A Leadership Fable
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Patrick Lencioni’s Perspective
Patrick Lencioni is an American writer of books on business management, particularly about team management. He is the founder and president of The Table Group, a management consulting firm specializing in executive team development and organizational health. As a consultant and keynote speaker, he has worked with thousands of senior executives and their teams. Patrick has supported organizations ranging from Fortune 500 companies and high-tech startups to universities and nonprofits. Lencioni is the author of 11 best-selling books, including The Advantage and The Ideal Team Player.
Free Audiobook Summary
The Five Dysfunctions of a Team is a fable-based story of Kathryn Petersen, the new CEO of DecisionTech. She joins a company that has a more experienced and talented executive team than any of its competitors. They have more cash, better technology, and a more powerful Board of Directors. That said, they are behind their competitors in terms of both revenue and customer growth. After meeting with the Board, Executive Team, and staff, she identifies the team’s dysfunctions.
StoryShot #1: Trust Is the Foundation of Success
The absence of trust is the most significant barrier to team success. Trust and loyalty are an integral part of any team. Just imagine how violent gangs require their new members to kill to establish trust and loyalty. In more professional environments, trust allows team members to feel comfortable in accepting their weaknesses and vulnerabilities. So, without trust, it is unlikely that team members will bring innovative ideas or challenge authority. Both of these are required for considerable improvement to occur. A team without trust is merely a group of people who feel they need to be right and aren’t willing to take any risks.
Trust is also crucial for effective teamwork. Trust allows team members to communicate healthily and openly. They are then better equipped to solve complex problems far quicker. Instead of beating around the bush, the team gets straight to the issue at hand. Without trust, these issues will be left undiscussed and decisions will only include a select few’s opinions.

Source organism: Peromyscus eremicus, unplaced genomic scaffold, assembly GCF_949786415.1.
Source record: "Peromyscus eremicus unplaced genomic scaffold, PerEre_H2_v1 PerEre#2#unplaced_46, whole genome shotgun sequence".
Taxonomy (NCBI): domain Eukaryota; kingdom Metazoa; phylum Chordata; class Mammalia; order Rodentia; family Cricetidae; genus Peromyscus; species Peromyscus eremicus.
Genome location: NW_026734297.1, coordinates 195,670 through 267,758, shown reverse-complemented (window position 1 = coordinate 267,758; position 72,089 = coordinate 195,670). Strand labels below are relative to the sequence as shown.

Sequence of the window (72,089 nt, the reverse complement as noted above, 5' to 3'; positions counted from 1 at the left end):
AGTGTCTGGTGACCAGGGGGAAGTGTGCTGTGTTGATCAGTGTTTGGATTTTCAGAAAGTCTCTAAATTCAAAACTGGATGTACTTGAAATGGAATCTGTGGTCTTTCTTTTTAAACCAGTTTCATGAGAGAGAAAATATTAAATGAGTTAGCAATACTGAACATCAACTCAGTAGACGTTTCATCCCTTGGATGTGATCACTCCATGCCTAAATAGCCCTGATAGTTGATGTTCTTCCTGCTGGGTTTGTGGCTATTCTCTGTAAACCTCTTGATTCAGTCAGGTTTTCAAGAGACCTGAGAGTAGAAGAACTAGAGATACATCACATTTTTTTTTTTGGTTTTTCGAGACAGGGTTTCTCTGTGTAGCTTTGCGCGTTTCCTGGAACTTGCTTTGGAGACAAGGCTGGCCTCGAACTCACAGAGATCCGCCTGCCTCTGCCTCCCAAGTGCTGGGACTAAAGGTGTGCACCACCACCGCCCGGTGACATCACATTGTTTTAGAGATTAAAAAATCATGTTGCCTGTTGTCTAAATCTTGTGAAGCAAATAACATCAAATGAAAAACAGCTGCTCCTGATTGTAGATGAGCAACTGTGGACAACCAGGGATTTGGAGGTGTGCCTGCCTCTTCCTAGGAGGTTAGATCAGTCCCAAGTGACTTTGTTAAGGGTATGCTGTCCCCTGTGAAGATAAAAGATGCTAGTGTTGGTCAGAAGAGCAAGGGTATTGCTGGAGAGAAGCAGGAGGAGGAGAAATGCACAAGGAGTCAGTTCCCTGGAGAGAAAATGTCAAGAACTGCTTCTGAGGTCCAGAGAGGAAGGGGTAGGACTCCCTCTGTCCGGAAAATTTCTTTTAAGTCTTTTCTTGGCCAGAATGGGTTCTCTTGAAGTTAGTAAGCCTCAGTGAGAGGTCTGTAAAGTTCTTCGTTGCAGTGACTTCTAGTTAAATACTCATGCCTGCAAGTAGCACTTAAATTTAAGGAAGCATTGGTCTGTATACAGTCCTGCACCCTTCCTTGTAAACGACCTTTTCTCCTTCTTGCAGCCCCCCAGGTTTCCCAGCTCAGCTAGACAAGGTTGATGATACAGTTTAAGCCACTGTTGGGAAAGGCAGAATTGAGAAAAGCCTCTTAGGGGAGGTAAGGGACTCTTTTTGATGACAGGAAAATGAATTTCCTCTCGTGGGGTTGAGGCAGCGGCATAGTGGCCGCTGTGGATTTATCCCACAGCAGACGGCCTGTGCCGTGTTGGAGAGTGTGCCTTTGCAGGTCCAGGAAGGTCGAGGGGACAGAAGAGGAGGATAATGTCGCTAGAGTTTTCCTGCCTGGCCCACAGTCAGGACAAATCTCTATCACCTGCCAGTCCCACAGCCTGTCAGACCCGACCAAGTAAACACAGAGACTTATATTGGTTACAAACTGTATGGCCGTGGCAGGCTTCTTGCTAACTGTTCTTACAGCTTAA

In this book, Lencioni uses the departure of DecisionTech’s head of sales as an example of how trust can encourage open communication. Carlos Amador, the head of customer support, suggested he took the position. But, the rest of the team felt that other team members had more experience and were more suitable for the role. As the team had a foundation of trust, they all felt comfortable voicing their opinion to Carlos and the rest of the team. Carlos was not offended because he respected his team members’ opinions. So, the team made the correct decision of hiring the chief operations officer for the post. Without trust, the team would not have challenged Carlos’ suggestion, and they arguably would have been less efficient.
StoryShot #2: Avoid Deliberately Fostering Mistrust
Some businesses actively allow their executive team members to have a culture of mistrust. These companies mistakenly assume they can produce better results by introducing this culture. A large newspaper chain introduced this approach by pitting prominent team members against each other. In general, a newspaper chain will arrange three executive team members to announce an early promotion and the three invitees are precursors to the work. The CEO believed that encouraging these managers to compete would produce the organization’s best results as each manager would work hard to prove themselves. By doing this, the CEO emphasizes the performance of the three divisions rather than the whole business. Such a scenario normally begins with a bitter competition between the three bosses. The bosses won’t cooperate so that they can push others out of control. And while the divisions of these executives may display excellent results, the whole organization’s results could be compromised.
StoryShot #3: How You Can Build Trust